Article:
Kiiwetinoong MPP Sol Mamakwa of the NDP is calling on the provincial government to invest in airports that can provide supplies and transportation for remote, northern fly-in communities.
“These airports are essential lifelines for the communities they serve,” said Mamakwa, the NDPs critic for Indigenous Relations and Reconciliation, during question period yesterday. “But Ontario’s northern airport investments have not kept up with the need.”
“Because of that, there are people who are not receiving urgent medical attention because planes and helicopters were unable to land. Millions of dollars of groceries and medicines have spoiled because they could not be delivered. Has this government begun to engage with fly-in First Nations communities in the Far North to begin discussion on essential improvements to these airports?”
The distribution of food and medicine has long-been an outstanding issue for many remote communities in northern Ontario. Fly-in communities are forced to pay outlandish prices for the delivery of food, which leads to a higher consumption of heavily-processed foods and high diabetes rates.
“We need to improve transportation within the north, especially with our Indigenous population to connect communities, receive supplies and receive medical help. If those conversations haven’t started, I will give you my commitment that I will get work started on that,” said Jeff Yurek, the new Minister of Transportation in response to Mamakwa’s question.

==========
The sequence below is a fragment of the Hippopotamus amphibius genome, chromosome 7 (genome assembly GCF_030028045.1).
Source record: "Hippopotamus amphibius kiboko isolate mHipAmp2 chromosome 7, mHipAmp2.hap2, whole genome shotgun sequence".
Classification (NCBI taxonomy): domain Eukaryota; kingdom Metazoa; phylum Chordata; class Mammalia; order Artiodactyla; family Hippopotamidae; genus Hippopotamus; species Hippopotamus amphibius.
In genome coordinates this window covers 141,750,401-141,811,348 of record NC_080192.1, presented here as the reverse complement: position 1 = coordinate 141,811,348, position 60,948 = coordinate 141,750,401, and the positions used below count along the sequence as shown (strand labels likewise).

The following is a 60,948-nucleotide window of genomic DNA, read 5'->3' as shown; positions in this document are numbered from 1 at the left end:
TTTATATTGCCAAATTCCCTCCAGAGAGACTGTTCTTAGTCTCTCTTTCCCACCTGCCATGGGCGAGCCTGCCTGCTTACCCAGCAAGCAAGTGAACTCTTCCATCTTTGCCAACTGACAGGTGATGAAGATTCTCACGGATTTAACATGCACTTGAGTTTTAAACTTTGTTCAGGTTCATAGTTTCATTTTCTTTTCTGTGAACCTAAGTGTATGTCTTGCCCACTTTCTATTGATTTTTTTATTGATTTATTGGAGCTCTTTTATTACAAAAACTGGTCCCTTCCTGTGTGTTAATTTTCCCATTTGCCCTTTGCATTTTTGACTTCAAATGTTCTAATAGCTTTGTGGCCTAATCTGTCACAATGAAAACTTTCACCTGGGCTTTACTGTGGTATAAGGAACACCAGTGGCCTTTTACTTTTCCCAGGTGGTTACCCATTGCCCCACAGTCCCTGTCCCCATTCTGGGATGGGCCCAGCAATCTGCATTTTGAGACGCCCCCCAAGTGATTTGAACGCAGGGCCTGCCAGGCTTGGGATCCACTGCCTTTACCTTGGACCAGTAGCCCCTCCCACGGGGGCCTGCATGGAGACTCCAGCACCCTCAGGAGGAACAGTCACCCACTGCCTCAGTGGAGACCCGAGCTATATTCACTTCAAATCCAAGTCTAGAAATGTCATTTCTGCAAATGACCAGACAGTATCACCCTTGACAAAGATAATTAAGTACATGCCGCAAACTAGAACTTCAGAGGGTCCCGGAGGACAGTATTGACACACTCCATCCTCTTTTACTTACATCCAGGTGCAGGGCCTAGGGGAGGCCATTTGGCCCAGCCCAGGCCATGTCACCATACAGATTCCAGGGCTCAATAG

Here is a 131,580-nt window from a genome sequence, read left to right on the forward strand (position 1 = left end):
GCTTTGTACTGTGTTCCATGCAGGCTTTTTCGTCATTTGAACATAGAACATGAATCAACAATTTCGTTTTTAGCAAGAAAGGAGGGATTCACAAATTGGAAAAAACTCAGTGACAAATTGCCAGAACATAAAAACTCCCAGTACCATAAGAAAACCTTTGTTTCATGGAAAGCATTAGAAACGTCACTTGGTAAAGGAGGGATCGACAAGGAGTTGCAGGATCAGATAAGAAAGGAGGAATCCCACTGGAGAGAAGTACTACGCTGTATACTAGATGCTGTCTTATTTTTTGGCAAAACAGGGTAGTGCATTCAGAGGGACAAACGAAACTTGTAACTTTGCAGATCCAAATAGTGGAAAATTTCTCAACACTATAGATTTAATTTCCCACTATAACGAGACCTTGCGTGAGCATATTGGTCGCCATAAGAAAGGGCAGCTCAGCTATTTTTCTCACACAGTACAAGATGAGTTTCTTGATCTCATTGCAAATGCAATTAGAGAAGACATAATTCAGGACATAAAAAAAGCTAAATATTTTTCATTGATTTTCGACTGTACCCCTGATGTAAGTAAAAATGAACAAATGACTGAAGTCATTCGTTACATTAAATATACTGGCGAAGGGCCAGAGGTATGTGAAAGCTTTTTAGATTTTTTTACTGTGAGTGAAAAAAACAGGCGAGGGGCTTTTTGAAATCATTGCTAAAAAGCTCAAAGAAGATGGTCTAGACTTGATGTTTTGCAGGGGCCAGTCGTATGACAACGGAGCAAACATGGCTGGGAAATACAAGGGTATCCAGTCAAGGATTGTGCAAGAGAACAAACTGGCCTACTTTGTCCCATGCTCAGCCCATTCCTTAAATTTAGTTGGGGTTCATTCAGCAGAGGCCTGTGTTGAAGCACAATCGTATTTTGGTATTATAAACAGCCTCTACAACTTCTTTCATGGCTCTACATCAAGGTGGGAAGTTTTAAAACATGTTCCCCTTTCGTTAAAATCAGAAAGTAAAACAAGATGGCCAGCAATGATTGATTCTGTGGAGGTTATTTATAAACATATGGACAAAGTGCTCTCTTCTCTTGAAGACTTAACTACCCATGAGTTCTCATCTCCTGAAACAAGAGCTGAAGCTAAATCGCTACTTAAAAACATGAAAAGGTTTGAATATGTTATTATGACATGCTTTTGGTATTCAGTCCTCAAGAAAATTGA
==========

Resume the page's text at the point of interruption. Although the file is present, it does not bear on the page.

Yurek adds that the MTO has been working with Kenora Rainy-River MPP, Minister of Northern Development and Mines, Energy, and Indigenous Affairs – Greg Rickford on the matter.
“There was a great PC Minister called the Emperor of the North, Leo Bernier. He was the one who started to build those very airports and runways in those isolated communities,” said Rickford. “We will continue to ensure that we have the social, health and economic benefits for those communities. Electrification and road access are just as important as well.
Mamakwa adds that northern Ontario airports serving remote populations are among the fastest growing in the province, and serve a critical role for the safety and well-being of the people in far north First Nations communities.
“There have been needless deaths and unnecessary suffering due to a lack of landing approach infrastructure at these remote airports,” concluded Mamakwa.
Mamakwa asked the Ford government directly to outline any plans to begin working with remote Northwestern First Nations communities so that basics like up-to-date landing instrumentation equipment is available in these airports.
The process to better serve fly-in communities has already began in Sioux Lookout. The airport has secured an anchor tenant – the First Nations Inuit Health Branch – which was the first step to develop a food and medicine distribution centre for fly-in communities.
Wasaya Airways LP will now be able to load their planes with medicine provided by Health Canada. Food and supply shipments will be the next step in the initiative.